Marc Christ
Brand Manager, Modified Mustangs & Fords
June 20, 2014

We've been talking about it since the inception of this project, and it's finally here—our sound system install. Sure, it's not something that we usually do as part of a project car or on its own. It's just not our style. But when we outlined the build plan for Hypersilver, we couldn't ignore the fact that a high-end street Stang, especially one that would debut at SEMA, should have a banging system.

We like listening to music as much as the next guy, but sound systems are heavy. We have done countless stories swapping stock components for lighter, stronger replacements in an effort to lower e.t.'s. We've ditched passenger seats, sway bars, wheels, sheetmetal, and just about anything you could think of in the name of lightening our projects. A sound system just goes against all that. A regular stereo is one thing, but a big speaker box, amplifier, and subwoofers?

This project is different, though. We realize that we're not going to break any records—on the open track or dragstrip—but that's not our goal anyway. We wanted a super-nice Fox street car with the capabilities to attend a car show, drag race, or road course, and do each with absolutely no shame. And we're well on our way to just that. Even with the heavy sound system, we expect Hypersilver to weigh about 3,200 pounds.

So how do we incorporate a full sound system into a Mustang that is going to see both open track and dragstrip duties? Well, that's where Kicker comes in. Kicker is one of the most recognizable names in personal, car, and home audio. What started as a two-man operation in a one-car garage in 1973 has grown into a multi-faceted audio company that specializes in products that push the limits of technology and performance. It's current home in Stillwater, Oklahoma, features a 280,000-square-foot facility.

Though only 200 highly skilled workers are employed at the facility, it has a far-reaching dealer network to support its products. Kicker has about 1,200 authorized dealers in the U.S. alone, and another 2,000-plus dealers worldwide. It offers products for car audio, home audio, personal audio, marine audio, and even power sports audio. With such a comprehensive line of products, we knew it had to have something that would fit our build.

Indeed it did. After exchanging a few emails with John Myers, Kicker's global trainer and product specialist, he knew exactly what we needed. Kicker's CompRT subwoofers are low-profile subs that work in tight spaces like a small (light) box. They run $169.95 each, so we snagged two. To power them, Myers suggested the IX1000.5 five-channel amplifier. This amp ($649.99) offers enough oomphto power our entire system, which is ideal for us, since we're not well-versed in audio.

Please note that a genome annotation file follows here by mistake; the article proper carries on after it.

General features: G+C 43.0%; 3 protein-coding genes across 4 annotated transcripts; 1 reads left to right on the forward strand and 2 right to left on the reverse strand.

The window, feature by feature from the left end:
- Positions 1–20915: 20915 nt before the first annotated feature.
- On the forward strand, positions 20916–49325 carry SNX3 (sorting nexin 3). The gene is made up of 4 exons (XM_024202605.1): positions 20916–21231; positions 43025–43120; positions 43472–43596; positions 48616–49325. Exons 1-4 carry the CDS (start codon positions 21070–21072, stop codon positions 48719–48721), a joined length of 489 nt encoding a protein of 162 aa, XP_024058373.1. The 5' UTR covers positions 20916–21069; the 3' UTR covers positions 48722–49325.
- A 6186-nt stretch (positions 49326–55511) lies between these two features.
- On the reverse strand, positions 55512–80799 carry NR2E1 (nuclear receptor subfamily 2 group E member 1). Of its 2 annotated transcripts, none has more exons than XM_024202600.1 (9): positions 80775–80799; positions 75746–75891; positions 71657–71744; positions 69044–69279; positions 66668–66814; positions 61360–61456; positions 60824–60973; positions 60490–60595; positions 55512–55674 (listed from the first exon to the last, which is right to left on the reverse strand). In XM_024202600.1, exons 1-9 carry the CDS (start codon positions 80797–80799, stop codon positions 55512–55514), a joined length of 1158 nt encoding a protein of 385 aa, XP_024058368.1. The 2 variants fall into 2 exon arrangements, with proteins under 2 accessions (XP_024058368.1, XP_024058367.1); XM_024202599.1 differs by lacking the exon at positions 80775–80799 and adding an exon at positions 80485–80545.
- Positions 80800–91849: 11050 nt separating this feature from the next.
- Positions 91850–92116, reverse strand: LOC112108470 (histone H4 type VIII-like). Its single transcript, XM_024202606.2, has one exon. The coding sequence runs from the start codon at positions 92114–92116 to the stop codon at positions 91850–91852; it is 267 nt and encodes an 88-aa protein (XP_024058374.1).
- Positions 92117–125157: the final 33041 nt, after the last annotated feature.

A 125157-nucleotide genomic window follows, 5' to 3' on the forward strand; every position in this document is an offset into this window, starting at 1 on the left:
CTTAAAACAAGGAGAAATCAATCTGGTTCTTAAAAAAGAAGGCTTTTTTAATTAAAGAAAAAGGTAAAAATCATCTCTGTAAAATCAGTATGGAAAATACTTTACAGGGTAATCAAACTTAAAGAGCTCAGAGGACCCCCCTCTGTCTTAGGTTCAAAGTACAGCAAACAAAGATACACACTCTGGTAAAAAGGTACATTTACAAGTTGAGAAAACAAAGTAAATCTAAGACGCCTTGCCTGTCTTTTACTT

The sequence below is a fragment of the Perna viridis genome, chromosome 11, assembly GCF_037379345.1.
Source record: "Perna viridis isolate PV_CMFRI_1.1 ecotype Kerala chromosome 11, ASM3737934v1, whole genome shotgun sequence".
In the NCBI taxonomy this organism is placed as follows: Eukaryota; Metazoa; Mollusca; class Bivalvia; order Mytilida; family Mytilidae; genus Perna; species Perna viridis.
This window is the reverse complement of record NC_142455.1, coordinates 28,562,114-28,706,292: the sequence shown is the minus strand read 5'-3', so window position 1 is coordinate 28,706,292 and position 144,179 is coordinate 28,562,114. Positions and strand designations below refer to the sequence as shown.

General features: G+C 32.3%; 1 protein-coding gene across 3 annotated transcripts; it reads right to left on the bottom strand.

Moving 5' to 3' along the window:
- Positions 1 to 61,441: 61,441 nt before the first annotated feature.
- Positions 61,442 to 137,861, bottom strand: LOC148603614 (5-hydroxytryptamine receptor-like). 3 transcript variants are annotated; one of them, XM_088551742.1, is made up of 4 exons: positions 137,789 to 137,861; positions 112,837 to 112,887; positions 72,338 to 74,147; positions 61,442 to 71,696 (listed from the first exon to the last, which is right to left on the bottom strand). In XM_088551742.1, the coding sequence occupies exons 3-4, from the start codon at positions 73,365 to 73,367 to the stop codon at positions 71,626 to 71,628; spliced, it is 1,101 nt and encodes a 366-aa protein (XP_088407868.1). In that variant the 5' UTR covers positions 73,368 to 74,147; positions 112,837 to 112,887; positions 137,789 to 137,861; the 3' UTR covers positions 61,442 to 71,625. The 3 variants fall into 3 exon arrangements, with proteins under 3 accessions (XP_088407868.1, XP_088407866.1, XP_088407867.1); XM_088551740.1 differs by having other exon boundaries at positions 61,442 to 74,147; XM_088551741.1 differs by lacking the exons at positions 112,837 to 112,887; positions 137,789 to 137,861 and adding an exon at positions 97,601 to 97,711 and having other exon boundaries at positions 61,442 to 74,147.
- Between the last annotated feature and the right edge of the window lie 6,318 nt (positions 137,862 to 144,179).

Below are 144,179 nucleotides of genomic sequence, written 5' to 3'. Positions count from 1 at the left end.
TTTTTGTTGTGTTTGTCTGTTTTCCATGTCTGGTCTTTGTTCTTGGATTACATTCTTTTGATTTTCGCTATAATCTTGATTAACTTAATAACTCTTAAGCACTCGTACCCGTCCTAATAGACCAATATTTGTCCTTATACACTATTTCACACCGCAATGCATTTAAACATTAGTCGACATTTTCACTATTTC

With the bass handled, we needed something to offset it with mid- and high-range sound. The solution came in a pair of Kicker QS65.2 component speakers ($499.99). “The speaker system features the top of the line Kicker QS652 components, set up front with a pair of 30mm tweeters with a sealed chamber like a sealed subwoofer enclosure would use for the smoothest high-frequency response and the Trilaminate midranges that use a carbon-fiber cone and Kevlar backing sandwiched with a foam core for the absolute best frequency response,” said Myers.

01. Kicker hooked us up with a huge assortment of subwoofers, mids, and highs, as well as an amp and all the necessary wiring and accessories.

02. For subwoofers, we went with Kicker’s CompRT 10-inch, low-profile pieces. These are made specifically for low-profile mounts like our Fox.

03. Soundwaves of Tampa handled the install. Box guru Scott Nelson started by assembling a sealed box that would double as our rear-seat delete.

04. He’s already made the holes where our subs will reside.

05. Nelson then installed the box and fastened it to the floor. He left room on either side for components like our Optima battery. He also made sure to keep the box low enough to match up with the rest of the floor.

06. Chris Ott began his job of mounting the iPad mini, which turned out to be the most difficult part of the install. Here he’s sizing up the hole in our center stack.

07. Using plastic, he formed a pocket that will hold the iPad.

08. Then he whittled away at it until it fit.

09. He does a final fitment with every piece wrapped in masking tape.

10. Next, he filled in all the gaps with resin. Later, he added texture with flocking and painted everything to match our interior.

11. Ott then moved onto the kick panels. He used the part of the original kick panel that contains the mounting points and cut the rest off. He glued a piece of pressboard to the remaining piece of kick panel.

12. He cut a hole in each panel for the speaker and dressed it up by using templates to cut out matching patterns.